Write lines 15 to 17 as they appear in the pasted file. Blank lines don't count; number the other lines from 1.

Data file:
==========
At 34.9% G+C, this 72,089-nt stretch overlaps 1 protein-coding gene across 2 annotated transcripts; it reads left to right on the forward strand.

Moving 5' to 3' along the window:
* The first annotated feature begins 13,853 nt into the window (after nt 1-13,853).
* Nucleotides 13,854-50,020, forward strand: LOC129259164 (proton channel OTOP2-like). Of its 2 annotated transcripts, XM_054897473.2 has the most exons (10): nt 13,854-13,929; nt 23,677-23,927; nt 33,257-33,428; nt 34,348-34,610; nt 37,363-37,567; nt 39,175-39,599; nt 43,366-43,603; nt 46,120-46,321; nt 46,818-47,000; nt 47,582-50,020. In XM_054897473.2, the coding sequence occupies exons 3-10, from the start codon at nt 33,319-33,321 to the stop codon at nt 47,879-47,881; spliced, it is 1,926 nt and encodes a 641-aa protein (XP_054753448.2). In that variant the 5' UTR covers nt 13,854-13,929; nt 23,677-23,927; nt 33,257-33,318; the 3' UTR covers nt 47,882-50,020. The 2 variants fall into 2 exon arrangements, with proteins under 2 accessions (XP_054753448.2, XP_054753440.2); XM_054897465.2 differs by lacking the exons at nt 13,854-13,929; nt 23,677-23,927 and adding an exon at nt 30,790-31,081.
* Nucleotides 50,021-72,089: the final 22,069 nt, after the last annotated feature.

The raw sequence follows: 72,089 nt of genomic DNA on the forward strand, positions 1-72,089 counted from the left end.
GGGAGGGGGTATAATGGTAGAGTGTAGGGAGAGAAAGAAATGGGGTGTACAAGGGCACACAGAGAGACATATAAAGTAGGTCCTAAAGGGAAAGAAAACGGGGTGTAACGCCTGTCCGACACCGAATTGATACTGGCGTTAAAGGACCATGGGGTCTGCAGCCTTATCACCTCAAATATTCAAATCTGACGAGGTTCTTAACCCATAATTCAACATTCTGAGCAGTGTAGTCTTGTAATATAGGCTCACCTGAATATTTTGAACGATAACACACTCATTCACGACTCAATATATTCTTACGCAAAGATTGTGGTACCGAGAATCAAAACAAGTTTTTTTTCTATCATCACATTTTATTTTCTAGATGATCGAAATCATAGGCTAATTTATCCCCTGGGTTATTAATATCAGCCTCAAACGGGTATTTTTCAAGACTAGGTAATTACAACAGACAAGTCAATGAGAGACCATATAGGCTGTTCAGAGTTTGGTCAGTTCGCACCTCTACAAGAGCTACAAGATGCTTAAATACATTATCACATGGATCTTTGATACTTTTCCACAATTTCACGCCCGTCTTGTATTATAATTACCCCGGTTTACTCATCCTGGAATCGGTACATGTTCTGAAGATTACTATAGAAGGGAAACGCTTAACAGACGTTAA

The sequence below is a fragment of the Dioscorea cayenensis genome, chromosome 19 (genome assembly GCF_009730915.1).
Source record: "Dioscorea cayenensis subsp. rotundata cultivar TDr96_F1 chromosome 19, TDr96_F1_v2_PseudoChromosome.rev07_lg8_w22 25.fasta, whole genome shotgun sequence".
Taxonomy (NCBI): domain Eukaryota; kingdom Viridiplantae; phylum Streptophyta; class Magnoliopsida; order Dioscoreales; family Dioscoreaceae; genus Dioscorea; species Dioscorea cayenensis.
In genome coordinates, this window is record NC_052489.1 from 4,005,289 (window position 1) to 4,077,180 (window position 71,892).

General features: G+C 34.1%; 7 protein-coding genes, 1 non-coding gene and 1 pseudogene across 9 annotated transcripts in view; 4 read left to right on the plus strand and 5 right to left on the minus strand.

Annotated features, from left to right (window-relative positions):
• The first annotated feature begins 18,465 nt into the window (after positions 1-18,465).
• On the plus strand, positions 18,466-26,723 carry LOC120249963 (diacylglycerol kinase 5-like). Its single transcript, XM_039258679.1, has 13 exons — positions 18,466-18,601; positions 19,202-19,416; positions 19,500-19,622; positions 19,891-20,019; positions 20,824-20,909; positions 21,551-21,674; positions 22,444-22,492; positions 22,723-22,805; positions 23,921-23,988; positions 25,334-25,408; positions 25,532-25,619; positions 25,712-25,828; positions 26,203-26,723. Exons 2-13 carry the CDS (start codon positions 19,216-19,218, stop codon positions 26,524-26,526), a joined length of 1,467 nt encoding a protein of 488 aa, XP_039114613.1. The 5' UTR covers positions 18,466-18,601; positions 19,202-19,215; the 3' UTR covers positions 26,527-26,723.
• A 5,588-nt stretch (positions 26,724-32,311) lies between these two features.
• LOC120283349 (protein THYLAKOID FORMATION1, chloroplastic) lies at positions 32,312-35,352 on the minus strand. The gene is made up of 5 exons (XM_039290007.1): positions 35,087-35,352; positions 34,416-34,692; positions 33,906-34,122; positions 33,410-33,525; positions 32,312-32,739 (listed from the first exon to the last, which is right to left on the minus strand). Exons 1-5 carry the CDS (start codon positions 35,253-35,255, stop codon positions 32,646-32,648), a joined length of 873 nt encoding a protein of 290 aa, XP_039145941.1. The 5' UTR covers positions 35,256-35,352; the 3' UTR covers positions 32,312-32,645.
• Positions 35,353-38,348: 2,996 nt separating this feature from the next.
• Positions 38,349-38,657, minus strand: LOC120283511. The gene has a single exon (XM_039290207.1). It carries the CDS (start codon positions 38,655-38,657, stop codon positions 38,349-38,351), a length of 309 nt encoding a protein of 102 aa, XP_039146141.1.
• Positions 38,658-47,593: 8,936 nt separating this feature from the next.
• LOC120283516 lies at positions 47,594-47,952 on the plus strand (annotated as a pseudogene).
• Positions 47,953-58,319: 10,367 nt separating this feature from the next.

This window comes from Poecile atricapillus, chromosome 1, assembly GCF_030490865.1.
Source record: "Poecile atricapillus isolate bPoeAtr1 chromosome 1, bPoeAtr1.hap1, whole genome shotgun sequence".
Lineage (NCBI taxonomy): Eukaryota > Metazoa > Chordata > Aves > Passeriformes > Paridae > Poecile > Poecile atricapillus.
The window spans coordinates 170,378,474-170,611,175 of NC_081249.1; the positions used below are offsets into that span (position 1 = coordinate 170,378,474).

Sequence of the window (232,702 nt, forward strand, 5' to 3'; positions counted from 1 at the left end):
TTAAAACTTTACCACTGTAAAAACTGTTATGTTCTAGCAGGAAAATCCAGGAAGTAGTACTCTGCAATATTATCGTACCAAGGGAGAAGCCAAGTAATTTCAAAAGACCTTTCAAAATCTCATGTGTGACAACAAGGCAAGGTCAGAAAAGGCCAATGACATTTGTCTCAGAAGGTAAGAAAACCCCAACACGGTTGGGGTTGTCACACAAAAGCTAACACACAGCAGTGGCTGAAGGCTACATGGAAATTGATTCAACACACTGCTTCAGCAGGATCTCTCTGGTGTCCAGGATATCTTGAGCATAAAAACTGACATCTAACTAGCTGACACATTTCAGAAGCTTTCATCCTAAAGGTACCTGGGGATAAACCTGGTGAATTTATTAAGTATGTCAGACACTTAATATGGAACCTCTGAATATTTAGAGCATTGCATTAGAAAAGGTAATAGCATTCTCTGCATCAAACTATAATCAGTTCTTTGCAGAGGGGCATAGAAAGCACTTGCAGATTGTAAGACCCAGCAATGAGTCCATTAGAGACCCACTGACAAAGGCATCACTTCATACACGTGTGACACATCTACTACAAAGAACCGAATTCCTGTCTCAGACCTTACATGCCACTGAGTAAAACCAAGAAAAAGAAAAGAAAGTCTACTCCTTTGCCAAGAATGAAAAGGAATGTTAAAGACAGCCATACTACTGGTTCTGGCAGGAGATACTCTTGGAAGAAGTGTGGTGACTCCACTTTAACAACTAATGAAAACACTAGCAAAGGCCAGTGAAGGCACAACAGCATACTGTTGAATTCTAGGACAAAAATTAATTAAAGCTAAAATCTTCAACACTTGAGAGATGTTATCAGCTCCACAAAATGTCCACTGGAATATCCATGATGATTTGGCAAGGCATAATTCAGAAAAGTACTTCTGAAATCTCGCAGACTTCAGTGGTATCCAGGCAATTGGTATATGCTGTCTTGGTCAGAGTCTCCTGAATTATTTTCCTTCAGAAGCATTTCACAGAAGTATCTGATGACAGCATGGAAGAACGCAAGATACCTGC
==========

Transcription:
• On the plus strand, positions 18,466-26,723 carry LOC120249963 (diacylglycerol kinase 5-like). Its single transcript, XM_039258679.1, has 13 exons — positions 18,466-18,601; positions 19,202-19,416; positions 19,500-19,622; positions 19,891-20,019; positions 20,824-20,909; positions 21,551-21,674; positions 22,444-22,492; positions 22,723-22,805; positions 23,921-23,988; positions 25,334-25,408; positions 25,532-25,619; positions 25,712-25,828; positions 26,203-26,723. Exons 2-13 carry the CDS (start codon positions 19,216-19,218, stop codon positions 26,524-26,526), a joined length of 1,467 nt encoding a protein of 488 aa, XP_039114613.1. The 5' UTR covers positions 18,466-18,601; positions 19,202-19,215; the 3' UTR covers positions 26,527-26,723.
• A 5,588-nt stretch (positions 26,724-32,311) lies between these two features.
• LOC120283349 (protein THYLAKOID FORMATION1, chloroplastic) lies at positions 32,312-35,352 on the minus strand. The gene is made up of 5 exons (XM_039290007.1): positions 35,087-35,352; positions 34,416-34,692; positions 33,906-34,122; positions 33,410-33,525; positions 32,312-32,739 (listed from the first exon to the last, which is right to left on the minus strand). Exons 1-5 carry the CDS (start codon positions 35,253-35,255, stop codon positions 32,646-32,648), a joined length of 873 nt encoding a protein of 290 aa, XP_039145941.1. The 5' UTR covers positions 35,256-35,352; the 3' UTR covers positions 32,312-32,645.